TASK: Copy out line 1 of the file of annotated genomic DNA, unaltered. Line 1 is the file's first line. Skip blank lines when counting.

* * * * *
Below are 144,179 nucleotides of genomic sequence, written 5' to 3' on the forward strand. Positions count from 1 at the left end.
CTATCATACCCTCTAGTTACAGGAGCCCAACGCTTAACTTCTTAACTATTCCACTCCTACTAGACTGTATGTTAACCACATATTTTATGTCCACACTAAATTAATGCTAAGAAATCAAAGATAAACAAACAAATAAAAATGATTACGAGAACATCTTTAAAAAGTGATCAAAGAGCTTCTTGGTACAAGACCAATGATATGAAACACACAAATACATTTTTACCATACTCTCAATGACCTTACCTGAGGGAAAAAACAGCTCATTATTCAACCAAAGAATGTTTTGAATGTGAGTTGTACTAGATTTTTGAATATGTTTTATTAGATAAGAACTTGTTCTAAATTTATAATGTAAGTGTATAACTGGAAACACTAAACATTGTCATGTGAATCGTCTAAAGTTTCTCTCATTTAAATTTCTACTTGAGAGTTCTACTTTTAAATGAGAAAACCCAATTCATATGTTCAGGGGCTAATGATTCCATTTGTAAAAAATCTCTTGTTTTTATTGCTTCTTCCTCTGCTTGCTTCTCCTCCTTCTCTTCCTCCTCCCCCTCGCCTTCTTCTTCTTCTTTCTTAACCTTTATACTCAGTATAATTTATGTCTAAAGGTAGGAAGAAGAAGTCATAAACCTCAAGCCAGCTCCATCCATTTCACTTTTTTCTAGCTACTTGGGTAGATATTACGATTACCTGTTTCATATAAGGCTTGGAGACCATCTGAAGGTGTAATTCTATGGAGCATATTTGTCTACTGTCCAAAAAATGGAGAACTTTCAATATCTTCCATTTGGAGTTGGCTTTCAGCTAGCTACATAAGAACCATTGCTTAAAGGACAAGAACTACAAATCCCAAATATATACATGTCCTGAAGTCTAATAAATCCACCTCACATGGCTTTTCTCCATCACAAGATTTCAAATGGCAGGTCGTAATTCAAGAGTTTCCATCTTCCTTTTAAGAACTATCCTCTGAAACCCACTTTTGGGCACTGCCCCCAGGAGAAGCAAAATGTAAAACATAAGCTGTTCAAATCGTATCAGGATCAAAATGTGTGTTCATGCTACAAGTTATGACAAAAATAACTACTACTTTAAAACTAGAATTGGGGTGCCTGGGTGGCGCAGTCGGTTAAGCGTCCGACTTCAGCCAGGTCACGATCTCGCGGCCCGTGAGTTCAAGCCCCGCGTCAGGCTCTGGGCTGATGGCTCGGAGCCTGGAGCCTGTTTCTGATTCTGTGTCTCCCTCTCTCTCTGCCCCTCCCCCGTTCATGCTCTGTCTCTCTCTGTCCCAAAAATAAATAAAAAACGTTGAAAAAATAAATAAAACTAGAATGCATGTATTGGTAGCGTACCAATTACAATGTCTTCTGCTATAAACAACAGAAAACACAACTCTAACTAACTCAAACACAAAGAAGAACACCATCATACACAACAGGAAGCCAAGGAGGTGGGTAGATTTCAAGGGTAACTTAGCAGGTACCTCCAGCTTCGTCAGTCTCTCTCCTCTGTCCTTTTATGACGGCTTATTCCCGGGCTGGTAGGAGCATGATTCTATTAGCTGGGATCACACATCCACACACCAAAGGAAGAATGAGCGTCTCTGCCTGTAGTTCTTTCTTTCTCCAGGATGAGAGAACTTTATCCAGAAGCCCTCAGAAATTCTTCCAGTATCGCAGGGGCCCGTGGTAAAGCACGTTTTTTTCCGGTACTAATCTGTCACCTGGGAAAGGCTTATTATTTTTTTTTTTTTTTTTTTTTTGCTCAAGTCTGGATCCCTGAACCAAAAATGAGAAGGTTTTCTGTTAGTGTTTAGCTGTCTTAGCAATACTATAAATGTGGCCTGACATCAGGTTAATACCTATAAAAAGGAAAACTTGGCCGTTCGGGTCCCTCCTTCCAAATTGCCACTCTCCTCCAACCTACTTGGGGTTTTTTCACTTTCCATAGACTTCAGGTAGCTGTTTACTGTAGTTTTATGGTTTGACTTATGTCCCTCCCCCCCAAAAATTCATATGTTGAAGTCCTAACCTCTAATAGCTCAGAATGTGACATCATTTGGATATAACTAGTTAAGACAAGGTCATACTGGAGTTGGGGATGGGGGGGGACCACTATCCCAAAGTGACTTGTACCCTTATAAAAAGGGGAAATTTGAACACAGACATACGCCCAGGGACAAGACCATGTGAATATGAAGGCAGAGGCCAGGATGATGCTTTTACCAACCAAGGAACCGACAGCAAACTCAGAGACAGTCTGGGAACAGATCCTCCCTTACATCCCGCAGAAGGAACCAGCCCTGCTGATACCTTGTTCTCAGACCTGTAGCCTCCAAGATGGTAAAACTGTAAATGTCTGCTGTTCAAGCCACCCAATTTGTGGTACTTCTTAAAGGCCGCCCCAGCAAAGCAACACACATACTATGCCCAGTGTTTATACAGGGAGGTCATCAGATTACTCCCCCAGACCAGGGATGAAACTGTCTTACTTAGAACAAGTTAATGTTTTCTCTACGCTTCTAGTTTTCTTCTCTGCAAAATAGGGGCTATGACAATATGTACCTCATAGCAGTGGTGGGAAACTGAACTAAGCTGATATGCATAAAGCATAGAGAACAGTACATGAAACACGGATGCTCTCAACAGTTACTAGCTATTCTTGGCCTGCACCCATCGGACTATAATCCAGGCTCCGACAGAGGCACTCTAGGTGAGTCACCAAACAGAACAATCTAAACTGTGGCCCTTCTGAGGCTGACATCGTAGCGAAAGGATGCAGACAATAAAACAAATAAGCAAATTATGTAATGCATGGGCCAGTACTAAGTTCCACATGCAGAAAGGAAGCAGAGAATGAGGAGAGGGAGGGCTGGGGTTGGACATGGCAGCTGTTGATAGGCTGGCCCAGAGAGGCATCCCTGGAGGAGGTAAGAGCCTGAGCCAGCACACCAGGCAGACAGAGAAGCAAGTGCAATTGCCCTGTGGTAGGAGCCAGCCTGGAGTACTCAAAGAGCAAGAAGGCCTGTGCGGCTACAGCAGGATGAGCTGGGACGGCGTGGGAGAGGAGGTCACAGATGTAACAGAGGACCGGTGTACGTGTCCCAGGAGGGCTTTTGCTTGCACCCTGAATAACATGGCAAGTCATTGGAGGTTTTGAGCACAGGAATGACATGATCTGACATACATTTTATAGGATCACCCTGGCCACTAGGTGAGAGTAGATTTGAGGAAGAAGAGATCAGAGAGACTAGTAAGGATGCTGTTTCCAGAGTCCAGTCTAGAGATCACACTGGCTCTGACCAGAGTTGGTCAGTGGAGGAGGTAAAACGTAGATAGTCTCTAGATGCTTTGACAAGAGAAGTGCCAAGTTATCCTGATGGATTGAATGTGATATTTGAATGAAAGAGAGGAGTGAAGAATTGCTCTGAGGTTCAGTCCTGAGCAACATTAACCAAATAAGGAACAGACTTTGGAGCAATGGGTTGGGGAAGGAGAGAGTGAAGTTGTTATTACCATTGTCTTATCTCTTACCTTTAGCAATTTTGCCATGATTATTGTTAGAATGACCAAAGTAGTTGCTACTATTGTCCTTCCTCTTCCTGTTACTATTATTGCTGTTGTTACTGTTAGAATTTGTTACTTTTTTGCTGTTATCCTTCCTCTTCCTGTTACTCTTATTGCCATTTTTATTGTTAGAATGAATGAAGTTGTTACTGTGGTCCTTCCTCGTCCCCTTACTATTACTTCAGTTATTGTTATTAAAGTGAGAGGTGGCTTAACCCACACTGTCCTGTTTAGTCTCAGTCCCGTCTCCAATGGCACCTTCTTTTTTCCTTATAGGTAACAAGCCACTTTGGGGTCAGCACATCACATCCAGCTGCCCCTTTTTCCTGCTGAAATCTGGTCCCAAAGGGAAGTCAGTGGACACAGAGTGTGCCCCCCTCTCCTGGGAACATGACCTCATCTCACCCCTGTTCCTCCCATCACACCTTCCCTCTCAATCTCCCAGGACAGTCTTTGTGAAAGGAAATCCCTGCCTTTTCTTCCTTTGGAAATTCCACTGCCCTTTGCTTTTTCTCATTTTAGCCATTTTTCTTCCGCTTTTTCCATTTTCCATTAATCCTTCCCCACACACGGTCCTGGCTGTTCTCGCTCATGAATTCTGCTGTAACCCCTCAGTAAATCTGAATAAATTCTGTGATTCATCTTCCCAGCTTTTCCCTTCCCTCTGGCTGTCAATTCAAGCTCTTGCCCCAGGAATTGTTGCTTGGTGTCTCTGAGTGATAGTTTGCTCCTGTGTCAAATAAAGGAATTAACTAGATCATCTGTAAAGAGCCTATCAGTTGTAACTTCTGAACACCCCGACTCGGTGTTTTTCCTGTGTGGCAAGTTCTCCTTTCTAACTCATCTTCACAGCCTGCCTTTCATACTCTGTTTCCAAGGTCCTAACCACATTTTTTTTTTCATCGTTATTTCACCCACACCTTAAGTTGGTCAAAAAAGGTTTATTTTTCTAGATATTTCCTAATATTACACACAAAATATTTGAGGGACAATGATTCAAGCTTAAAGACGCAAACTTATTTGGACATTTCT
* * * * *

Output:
Below are 144,179 nucleotides of genomic sequence, written 5' to 3' on the forward strand. Positions count from 1 at the left end.